The Federal Aviation Administration, it is generally acknowledged, has had management problems for years, and has studied them without visibly improving the perception of both troops and outsiders that things could be better. Those problems received major emphasis after the air traffic controllers' strike in August 1981 and have been a worry at the parent Transportation Department ever since.
Donald D. Engen, the FAA's administrator, ordered an attitude survey of all agency employes in July. The results, mailed to employes this week, in large measure ratify what was already suspected: that they like their jobs, like their pay and think they know what they are supposed to do.
The bad news is that more than half of all employes felt that FAA management does not consider the impact of change on employes, keep employes informed, provide enough information on how proposed changes will affect them, or actually implement changes the way they were explained.
Worse, more than two-thirds of the employes said they see no change or only a slight positive change in the agency's emphasis on managing people.
Much of what was discovered is typical of what many companies have found in surveys of their employes. The FAA is now breaking out the survey results for specific offices, where managers will get to see how they rate with their troops.
Engen said in an interview that, where air traffic controllers are concerned, "I don't think we've made much impovement in the way we manage. That's our first priority."
The survey, conducted by the FAA's Civil Aeromedical Institute in Oklahoma City, will give Engen a base line from which to measure progress, he said. "I just set up an office of associate administrator for human resource management," Engen said, "and I'm dedicated to enhancing the individual's role in the FAA." MORE ON THE SPEED LIMIT. . .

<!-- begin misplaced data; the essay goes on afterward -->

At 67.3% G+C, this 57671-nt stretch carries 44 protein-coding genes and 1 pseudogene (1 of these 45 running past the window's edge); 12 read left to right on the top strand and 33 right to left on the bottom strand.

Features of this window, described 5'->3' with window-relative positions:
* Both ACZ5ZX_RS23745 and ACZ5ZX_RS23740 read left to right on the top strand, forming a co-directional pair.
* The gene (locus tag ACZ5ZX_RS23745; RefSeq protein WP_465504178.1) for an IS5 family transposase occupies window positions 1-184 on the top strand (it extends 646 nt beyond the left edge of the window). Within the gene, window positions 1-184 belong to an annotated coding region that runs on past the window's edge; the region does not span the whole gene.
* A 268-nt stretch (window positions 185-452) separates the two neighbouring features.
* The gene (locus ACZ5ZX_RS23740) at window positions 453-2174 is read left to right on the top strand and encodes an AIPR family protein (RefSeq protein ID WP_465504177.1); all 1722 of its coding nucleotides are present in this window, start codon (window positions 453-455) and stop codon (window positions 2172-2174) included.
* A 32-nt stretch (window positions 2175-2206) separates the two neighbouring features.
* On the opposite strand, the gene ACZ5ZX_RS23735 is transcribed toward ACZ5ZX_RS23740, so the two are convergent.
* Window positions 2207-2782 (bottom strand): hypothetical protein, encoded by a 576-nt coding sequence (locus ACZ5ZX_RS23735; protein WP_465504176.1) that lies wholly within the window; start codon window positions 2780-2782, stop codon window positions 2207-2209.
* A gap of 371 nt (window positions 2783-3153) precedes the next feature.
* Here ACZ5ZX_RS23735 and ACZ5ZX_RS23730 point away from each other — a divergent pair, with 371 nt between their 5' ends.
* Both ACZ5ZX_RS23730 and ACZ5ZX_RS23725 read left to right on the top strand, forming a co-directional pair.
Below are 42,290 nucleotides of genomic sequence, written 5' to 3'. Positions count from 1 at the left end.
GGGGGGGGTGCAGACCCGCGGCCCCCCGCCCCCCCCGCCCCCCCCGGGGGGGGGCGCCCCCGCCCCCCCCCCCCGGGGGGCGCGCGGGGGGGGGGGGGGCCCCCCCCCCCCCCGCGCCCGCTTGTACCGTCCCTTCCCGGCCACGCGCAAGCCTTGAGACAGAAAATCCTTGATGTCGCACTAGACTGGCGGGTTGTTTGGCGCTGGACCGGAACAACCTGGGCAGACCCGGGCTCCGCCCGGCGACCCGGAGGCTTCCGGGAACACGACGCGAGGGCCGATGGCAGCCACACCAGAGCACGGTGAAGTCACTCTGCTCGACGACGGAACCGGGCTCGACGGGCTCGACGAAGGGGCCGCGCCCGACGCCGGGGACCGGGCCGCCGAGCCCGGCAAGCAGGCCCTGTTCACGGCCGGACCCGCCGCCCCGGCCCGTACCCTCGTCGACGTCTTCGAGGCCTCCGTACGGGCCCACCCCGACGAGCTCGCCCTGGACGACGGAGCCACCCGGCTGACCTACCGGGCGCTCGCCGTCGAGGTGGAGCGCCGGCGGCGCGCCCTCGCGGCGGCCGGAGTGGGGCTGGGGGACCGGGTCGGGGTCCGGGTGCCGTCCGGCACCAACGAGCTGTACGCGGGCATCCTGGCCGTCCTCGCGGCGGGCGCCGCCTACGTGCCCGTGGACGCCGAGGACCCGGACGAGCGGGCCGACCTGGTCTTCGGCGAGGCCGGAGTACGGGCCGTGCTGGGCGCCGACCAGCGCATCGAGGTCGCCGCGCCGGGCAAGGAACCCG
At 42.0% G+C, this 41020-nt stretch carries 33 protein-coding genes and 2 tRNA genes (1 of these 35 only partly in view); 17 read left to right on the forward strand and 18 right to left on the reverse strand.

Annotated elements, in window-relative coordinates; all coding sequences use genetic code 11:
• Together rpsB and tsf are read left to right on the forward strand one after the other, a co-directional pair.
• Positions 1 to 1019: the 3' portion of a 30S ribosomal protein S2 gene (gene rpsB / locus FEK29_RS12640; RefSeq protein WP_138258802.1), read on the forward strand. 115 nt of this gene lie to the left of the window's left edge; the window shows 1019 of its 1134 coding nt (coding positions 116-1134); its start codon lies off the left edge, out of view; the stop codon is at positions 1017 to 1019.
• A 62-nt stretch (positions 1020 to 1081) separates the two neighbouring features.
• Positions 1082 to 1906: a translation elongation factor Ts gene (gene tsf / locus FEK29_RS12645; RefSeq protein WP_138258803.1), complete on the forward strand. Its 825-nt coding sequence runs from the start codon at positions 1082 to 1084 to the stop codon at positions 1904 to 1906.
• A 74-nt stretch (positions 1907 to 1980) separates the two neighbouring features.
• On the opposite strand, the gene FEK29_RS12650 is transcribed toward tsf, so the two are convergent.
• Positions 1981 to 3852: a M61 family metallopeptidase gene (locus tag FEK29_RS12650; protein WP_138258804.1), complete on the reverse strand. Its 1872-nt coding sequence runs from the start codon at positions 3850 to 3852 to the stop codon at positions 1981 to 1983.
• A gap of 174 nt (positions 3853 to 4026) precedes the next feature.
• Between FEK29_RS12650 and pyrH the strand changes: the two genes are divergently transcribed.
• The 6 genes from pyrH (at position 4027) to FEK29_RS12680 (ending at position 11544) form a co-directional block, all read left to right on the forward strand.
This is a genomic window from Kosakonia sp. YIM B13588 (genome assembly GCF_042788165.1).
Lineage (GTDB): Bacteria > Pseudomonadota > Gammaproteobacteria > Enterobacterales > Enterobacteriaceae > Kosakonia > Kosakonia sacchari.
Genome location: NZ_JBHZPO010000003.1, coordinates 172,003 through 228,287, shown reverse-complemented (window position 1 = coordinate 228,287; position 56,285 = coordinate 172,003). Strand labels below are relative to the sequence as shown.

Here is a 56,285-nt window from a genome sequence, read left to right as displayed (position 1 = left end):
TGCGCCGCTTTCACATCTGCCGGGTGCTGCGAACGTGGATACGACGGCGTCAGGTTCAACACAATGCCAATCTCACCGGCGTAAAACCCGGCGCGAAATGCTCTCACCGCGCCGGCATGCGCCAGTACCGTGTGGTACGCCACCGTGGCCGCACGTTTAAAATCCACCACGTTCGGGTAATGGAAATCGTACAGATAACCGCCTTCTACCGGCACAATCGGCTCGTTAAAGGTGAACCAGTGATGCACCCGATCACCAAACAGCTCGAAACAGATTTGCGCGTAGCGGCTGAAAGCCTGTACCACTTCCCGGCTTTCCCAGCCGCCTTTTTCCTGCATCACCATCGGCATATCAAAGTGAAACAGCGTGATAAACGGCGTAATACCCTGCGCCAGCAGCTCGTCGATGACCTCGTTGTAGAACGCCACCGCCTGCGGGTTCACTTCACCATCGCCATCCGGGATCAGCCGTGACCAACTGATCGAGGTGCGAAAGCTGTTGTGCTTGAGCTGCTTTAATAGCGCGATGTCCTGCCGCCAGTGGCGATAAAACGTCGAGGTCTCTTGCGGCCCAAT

Members of the National Academy of Sciences panel that studied the 55 mph issue for Congress and the Transportation Department were unable to decide whether the limit should be raised on some rural highways, but they contributed greatly to understanding the issue and how Americans feel about it.
Their report, "55: A Decade of Experience," contains some fascinating data about the costs and benefits of driving more slowly than we used to do, about what is happening on the highways today and about human nature generally.
In the first place, a great majority of those polled by the Gallup organization favor the lower speed limit. However, those same folks told pollsters they expect not to get a ticket from the highway patrol when they push the speed limit just a little, say 5 miles per hour.
Secondly, drivers' average speed has been creeping slowly upward since 55 was adopted in 1974 as a response to the Arab oil crisis. The average speed driven on rural sections of the Interstate highway system was 57.6 mph in 1974 and 59.1 mph in 1983. Anyone who has driven the Los Angeles freeway system recently knows that, in the absence of a traffic jam, the speed limit is about 65. Policemen not exceeding that speed themselves don't seem to be stopping people who are.
Not surprisingly, the more people drive, the less they favor the 55 mph limit. Of those who drive more than 30,000 miles a year, only 36.1 percent "strongly favor" the 55 mph limit; but of those who drive 2,000 miles or less, 74.4 percent "strongly favor" it.
The main reason cited for 55 is that it saves lives, and the Transportation Research Board panel agreed that between 2,000 and 4,000 lives per year are saved; there are 2,500 to 4,500 fewer serious, severe and critical injuries and 34,000 to 61,000 fewer minor and moderate injuries. As a result, medical costs are reduced by $50 million to $90 million annually.
There are also savings in government-supported disability and survivor programs of about $65 million annually.
The cost of the lower speed limit is almost entirely in additional travel time. In 1982, the panel estimated, slower speeds cost Americans 1 billion hours more than they would have spent driving in 1973. The average time loss per trip is estimated to be a few minutes.
With all this data and no firm recommendation from the panel, the pressure from western states to permit higher speed limits on rural freeways is certain to reappear in Congress. GOING OUT OF BUSINESS. . .
The Civil Aeronautics Board really is going out of business Jan. 1. DOT last week published a lengthy regulation detailing where the CAB functions it inherits on that date will be located.
The CAB once had more than 800 employes; it is down to about 320 and it is expected that about 290 will transfer.
Consumer protection, airline service for small communities and international aviation issues are the primary remaining functions of the regulatory agency that once decided where airlines could fly and what they could charge.